In addition to switching to generic brands, you might think about the money saving possibilities involved with buying in bulk. If space allows, purchasing a larger size of any given food product usually results in savings. Some stores display the price per ounce for various products and you can use this data to decide which size is most cost-effective. For example, when I buy olive oil, I try to buy the largest size even though the upfront cost is rather high. After studying the price per volume of all the available sizes, it’s really a no-brainer. Olive oil lasts a long time, it doesn’t need to be refrigerated, and I use it constantly…so why not buy big! And of course an added benefit of buying in bulk is that larger items last longer, meaning you won’t have to re-stock them as often!

Buy on sale

Since you’ll be buying ahead anyway, you might as well watch for sales at your local grocery stores and buy when prices are low. I have particular items I watch for in my weekly sale flyers, like meat, fruit and vegetable produce, ice cream, frozen juice concentrate, or cereal. I buy them only when they go on sale, making sure to purchase enough quantity so they last until the next time a sale occurs. If you study the habits of your grocery stores, you’ll begin to see patterns in how often various foods go on sale.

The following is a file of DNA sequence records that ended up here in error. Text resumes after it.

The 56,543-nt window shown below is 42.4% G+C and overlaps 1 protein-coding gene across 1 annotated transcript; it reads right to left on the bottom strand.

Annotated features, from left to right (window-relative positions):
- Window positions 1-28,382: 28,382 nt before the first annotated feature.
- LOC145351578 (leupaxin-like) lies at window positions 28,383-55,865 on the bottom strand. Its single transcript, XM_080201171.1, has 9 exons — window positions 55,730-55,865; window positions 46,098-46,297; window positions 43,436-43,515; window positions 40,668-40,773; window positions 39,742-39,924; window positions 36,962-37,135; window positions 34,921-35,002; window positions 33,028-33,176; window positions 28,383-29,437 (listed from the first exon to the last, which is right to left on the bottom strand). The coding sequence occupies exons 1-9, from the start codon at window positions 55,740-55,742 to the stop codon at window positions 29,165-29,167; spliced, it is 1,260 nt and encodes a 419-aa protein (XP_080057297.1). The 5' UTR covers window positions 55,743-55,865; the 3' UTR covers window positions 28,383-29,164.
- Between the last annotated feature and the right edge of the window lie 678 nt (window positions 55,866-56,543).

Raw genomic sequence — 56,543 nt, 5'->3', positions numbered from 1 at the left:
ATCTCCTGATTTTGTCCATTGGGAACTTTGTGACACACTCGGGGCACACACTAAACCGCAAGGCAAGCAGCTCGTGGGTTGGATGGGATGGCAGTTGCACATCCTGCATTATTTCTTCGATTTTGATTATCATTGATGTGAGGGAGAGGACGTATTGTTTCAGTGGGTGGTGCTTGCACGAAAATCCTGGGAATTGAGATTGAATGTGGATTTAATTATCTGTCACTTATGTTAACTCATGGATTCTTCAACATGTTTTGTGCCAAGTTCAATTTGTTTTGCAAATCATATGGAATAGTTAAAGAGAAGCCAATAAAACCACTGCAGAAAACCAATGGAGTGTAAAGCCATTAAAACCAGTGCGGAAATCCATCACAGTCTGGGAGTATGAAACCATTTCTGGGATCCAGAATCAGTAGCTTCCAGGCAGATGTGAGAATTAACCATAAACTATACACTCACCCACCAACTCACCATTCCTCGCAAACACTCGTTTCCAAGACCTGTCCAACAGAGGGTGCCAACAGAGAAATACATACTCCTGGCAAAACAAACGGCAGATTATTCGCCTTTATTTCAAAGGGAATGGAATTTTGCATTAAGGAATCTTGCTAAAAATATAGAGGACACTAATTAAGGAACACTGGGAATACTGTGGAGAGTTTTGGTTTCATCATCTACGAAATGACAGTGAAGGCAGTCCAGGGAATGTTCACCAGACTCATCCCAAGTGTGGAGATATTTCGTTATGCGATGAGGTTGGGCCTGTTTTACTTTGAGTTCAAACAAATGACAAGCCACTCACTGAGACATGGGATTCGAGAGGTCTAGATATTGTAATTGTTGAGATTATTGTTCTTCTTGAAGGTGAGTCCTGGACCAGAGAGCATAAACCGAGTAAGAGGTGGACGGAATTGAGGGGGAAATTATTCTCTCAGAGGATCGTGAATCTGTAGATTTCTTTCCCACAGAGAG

Reader Reflection

Do you have any tricks of the trade to share when it comes to saving money in stocking your pantry?

Coming up…

So far in this series we’ve looked at how stocking your pantry saves time and how creative buying habits can save money. Tomorrow we’ll explore one final facet of the pantry…how to organize it!